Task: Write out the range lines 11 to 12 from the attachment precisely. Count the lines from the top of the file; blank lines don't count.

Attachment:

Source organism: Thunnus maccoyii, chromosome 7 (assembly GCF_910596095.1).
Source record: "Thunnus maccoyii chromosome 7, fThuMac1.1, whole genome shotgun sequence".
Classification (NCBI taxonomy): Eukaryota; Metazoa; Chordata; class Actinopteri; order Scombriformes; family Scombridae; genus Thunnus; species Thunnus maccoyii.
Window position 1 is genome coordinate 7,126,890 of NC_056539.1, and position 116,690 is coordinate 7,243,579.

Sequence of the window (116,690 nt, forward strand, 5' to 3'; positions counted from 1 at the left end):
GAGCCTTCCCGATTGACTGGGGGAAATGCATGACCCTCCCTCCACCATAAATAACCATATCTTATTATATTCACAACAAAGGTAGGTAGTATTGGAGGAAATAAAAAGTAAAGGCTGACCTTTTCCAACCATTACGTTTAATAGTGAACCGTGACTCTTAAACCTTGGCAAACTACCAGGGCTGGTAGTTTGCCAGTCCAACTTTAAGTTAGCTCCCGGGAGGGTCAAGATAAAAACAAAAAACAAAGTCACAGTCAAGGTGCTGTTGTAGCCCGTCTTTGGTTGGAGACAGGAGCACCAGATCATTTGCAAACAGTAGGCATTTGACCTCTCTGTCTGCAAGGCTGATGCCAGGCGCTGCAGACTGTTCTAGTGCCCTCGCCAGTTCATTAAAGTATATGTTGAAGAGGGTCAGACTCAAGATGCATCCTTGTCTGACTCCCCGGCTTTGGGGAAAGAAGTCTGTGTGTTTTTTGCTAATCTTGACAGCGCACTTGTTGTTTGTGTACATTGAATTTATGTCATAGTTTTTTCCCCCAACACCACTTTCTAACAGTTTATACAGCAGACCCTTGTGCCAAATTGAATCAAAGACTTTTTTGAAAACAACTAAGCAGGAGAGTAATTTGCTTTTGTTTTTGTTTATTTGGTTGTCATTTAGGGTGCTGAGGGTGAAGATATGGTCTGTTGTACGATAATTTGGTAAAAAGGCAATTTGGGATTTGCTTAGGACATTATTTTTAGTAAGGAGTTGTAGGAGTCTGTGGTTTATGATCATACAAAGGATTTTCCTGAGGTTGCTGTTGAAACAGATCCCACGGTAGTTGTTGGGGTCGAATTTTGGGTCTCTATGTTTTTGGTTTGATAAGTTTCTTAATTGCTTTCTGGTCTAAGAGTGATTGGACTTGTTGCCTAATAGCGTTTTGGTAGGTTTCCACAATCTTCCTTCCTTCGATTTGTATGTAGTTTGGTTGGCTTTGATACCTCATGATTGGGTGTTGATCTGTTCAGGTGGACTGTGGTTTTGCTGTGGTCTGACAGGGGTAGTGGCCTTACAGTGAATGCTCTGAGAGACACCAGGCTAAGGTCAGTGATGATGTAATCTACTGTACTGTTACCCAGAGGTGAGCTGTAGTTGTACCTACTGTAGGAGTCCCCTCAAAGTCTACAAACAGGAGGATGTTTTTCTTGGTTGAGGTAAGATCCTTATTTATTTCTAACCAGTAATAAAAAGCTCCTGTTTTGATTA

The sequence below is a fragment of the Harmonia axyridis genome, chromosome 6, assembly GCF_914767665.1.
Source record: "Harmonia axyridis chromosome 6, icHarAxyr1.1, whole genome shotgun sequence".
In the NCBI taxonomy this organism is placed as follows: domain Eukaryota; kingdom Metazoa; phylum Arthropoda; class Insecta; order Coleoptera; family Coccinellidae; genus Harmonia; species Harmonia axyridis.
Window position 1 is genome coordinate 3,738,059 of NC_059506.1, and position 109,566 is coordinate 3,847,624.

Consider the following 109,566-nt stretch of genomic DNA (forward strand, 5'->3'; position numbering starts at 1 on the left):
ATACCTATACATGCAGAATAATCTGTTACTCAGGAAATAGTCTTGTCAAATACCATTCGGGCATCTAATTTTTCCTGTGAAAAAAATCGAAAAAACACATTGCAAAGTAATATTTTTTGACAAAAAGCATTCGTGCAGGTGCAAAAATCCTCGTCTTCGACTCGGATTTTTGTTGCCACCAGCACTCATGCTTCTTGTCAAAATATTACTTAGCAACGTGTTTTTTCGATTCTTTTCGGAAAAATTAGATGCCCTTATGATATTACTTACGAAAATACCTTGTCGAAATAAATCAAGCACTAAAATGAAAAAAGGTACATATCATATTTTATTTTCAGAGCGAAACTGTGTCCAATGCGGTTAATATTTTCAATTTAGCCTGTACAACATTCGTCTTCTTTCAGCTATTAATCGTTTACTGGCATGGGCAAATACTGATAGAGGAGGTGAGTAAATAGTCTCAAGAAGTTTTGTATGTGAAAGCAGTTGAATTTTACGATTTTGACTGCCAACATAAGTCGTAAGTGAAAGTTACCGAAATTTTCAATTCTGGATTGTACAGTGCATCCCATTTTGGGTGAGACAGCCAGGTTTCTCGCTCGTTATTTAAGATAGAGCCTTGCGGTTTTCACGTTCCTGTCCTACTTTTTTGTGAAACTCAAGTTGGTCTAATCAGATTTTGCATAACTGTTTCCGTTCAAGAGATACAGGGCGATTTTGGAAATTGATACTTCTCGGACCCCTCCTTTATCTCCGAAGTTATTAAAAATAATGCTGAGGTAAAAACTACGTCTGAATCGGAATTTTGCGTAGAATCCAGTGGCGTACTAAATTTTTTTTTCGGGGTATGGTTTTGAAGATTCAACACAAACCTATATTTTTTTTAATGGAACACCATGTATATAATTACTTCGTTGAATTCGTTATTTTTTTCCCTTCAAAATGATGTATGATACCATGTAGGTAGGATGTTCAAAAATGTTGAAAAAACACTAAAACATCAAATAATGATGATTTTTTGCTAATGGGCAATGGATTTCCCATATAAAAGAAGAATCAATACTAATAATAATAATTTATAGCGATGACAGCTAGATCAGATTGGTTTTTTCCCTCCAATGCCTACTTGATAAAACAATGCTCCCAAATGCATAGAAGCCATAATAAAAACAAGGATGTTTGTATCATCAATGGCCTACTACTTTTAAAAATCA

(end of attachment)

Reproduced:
Consider the following 109,566-nt stretch of genomic DNA (forward strand, 5'->3'; position numbering starts at 1 on the left):
ATACCTATACATGCAGAATAATCTGTTACTCAGGAAATAGTCTTGTCAAATACCATTCGGGCATCTAATTTTTCCTGTGAAAAAAATCGAAAAAACACATTGCAAAGTAATATTTTTTGACAAAAAGCATTCGTGCAGGTGCAAAAATCCTCGTCTTCGACTCGGATTTTTGTTGCCACCAGCACTCATGCTTCTTGTCAAAATATTACTTAGCAACGTGTTTTTTCGATTCTTTTCGGAAAAATTAGATGCCCTTATGATATTACTTACGAAAATACCTTGTCGAAATAAATCAAGCACTAAAATGAAAAAAGGTACATATCATATTTTATTTTCAGAGCGAAACTGTGTCCAATGCGGTTAATATTTTCAATTTAGCCTGTACAACATTCGTCTTCTTTCAGCTATTAATCGTTTACTGGCATGGGCAAATACTGATAGAGGAGGTGAGTAAATAGTCTCAAGAAGTTTTGTATGTGAAAGCAGTTGAATTTTACGATTTTGACTGCCAACATAAGTCGTAAGTGAAAGTTACCGAAATTTTCAATTCTGGATTGTACAGTGCATCCCATTTTGGGTGAGACAGCCAGGTTTCTCGCTCGTTATTTAAGATAGAGCCTTGCGGTTTTCACGTTCCTGTCCTACTTTTTTGTGAAACTCAAGTTGGTCTAATCAGATTTTGCATAACTGTTTCCGTTCAAGAGATACAGGGCGATTTTGGAAATTGATACTTCTCGGACCCCTCCTTTATCTCCGAAGTTATTAAAAATAATGCTGAGGTAAAAACTACGTCTGAATCGGAATTTTGCGTAGAATCCAGTGGCGTACTAAATTTTTTTTTCGGGGTATGGTTTTGAAGATTCAACACAAACCTATATTTTTTTTAATGGAACACCATGTATATAATTACTTCGTTGAATTCGTTATTTTTTTCCCTTCAAAATGATGTATGATACCATGTAGGTAGGATGTTCAAAAATGTTGAAAAAACACTAAAACATCAAATAATGATGATTTTTTGCTAATGGGCAATGGATTTCCCATATAAAAGAAGAATCAATACTAATAATAATAATTTATAGCGATGACAGCTAGATCAGATTGGTTTTTTCCCTCCAATGCCTACTTGATAAAACAATGCTCCCAAATGCATAGAAGCCATAATAAAAACAAGGATGTTTGTATCATCAATGGCCTACTACTTTTAAAAATCA